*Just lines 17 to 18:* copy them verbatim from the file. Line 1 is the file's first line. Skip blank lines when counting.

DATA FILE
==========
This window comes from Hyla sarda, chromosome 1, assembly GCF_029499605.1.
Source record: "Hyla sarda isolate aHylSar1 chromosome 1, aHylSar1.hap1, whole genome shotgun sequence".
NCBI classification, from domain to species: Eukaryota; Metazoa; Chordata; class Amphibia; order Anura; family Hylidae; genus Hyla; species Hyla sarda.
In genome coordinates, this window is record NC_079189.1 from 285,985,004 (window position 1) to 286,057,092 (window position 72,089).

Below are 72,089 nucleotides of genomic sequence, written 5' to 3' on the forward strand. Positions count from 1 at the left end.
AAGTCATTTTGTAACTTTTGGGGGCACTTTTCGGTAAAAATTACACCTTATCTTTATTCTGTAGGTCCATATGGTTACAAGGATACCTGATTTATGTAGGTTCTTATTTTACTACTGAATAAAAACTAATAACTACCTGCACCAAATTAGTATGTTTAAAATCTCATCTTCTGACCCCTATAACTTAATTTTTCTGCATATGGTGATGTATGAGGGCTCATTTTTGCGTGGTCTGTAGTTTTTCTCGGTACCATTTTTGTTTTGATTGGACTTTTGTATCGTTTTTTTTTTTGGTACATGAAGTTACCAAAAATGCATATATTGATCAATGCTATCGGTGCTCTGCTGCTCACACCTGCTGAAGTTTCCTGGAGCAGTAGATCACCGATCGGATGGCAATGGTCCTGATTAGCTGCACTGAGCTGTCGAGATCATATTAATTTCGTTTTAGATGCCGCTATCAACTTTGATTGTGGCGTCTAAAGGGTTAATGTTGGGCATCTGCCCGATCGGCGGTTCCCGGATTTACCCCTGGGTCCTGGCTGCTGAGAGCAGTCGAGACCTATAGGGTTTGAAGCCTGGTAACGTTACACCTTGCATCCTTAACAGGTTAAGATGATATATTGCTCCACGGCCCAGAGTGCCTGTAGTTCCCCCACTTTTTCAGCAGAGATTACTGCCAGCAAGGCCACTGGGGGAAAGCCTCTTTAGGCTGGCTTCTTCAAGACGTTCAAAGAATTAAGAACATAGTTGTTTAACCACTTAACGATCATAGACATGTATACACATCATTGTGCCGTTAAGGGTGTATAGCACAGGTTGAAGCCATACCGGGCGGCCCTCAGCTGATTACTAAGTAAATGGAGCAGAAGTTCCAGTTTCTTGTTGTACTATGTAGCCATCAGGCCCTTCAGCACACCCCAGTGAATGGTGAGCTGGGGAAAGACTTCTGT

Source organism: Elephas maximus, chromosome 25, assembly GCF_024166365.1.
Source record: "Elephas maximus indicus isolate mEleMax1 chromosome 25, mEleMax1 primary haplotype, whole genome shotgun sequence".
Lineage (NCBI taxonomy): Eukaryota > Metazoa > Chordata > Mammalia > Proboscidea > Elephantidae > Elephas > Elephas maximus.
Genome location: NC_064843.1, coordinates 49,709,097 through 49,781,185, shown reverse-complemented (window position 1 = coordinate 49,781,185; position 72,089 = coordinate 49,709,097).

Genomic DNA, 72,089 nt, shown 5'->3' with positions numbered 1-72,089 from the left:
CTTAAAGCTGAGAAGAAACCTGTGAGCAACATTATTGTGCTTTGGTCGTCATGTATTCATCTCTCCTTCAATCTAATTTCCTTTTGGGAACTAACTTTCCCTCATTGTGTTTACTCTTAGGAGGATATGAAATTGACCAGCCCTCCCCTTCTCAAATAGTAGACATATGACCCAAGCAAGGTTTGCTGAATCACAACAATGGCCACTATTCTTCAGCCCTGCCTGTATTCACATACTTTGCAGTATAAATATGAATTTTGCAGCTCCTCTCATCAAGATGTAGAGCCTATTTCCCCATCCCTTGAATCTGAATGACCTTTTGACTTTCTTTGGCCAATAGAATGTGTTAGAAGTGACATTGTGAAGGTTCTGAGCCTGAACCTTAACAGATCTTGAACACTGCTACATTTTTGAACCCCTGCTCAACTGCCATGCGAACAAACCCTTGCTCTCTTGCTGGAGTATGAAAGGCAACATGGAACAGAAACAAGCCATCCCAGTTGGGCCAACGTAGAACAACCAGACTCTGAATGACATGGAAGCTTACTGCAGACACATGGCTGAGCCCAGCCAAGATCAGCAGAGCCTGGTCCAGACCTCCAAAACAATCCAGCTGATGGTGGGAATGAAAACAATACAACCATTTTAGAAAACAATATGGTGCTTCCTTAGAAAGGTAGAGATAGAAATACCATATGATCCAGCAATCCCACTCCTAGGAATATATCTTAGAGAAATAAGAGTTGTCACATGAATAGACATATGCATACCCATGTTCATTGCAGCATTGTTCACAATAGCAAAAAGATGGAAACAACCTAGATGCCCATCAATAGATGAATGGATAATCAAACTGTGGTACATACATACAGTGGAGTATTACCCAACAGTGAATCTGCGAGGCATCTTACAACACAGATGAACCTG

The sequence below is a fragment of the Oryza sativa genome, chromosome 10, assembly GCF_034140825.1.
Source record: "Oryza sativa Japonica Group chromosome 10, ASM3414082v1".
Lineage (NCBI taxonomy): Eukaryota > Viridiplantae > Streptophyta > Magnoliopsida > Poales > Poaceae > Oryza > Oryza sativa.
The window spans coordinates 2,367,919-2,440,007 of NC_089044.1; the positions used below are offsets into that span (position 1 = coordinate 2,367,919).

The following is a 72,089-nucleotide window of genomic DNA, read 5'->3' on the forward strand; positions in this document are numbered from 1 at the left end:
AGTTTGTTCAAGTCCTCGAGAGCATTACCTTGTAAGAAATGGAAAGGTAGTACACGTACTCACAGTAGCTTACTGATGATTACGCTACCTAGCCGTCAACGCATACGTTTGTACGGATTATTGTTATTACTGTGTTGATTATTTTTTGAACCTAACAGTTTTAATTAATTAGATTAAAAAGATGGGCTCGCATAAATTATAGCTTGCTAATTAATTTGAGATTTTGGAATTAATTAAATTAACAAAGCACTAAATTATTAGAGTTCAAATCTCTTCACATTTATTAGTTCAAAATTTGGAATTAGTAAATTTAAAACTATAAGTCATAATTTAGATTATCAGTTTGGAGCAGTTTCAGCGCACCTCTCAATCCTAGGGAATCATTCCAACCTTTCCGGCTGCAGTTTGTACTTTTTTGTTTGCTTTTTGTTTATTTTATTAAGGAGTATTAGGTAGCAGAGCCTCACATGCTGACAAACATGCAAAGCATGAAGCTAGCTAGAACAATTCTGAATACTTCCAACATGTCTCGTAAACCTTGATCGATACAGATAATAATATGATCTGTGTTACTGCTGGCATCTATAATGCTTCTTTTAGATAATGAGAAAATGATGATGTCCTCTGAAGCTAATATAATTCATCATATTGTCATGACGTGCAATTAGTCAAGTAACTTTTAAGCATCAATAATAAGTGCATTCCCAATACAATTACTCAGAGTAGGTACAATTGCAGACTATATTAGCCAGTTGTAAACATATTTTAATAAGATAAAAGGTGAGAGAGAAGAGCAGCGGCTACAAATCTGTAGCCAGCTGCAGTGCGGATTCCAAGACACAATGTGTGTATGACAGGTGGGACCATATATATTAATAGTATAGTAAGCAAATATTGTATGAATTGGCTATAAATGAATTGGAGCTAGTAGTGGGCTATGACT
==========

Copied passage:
The following is a 72,089-nucleotide window of genomic DNA, read 5'->3' on the forward strand; positions in this document are numbered from 1 at the left end:
AGTTTGTTCAAGTCCTCGAGAGCATTACCTTGTAAGAAATGGAAAGGTAGTACACGTACTCACAGTAGCTTACTGATGATTACGCTACCTAGCCGTCAACGCATACGTTTGTACGGATTATTGTTATTACTGTGTTGATTATTTTTTGAACCTAACAGTTTTAATTAATTAGATTAAAAAGATGGGCTCGCATAAATTATAGCTTGCTAATTAATTTGAGATTTTGGAATTAATTAAATTAACAAAGCACTAAATTATTAGAGTTCAAATCTCTTCACATTTATTAGTTCAAAATTTGGAATTAGTAAATTTAAAACTATAAGTCATAATTTAGATTATCAGTTTGGAGCAGTTTCAGCGCACCTCTCAATCCTAGGGAATCATTCCAACCTTTCCGGCTGCAGTTTGTACTTTTTTGTTTGCTTTTTGTTTATTTTATTAAGGAGTATTAGGTAGCAGAGCCTCACATGCTGACAAACATGCAAAGCATGAAGCTAGCTAGAACAATTCTGAATACTTCCAACATGTCTCGTAAACCTTGATCGATACAGATAATAATATGATCTGTGTTACTGCTGGCATCTATAATGCTTCTTTTAGATAATGAGAAAATGATGATGTCCTCTGAAGCTAATATAATTCATCATATTGTCATGACGTGCAATTAGTCAAGTAACTTTTAAGCATCAATAATAAGTGCATTCCCAATACAATTACTCAGAGTAGGTACAATTGCAGACTATATTAGCCAGTTGTAAACATATTTTAATAAGATAAAAGGTGAGAGAGAAGAGCAGCGGCTACAAATCTGTAGCCAGCTGCAGTGCGGATTCCAAGACACAATGTGTGTATGACAGGTGGGACCATATATATTAATAGTATAGTAAGCAAATATTGTATGAATTGGCTATAAATGAATTGGAGCTAGTAGTGGGCTATGACT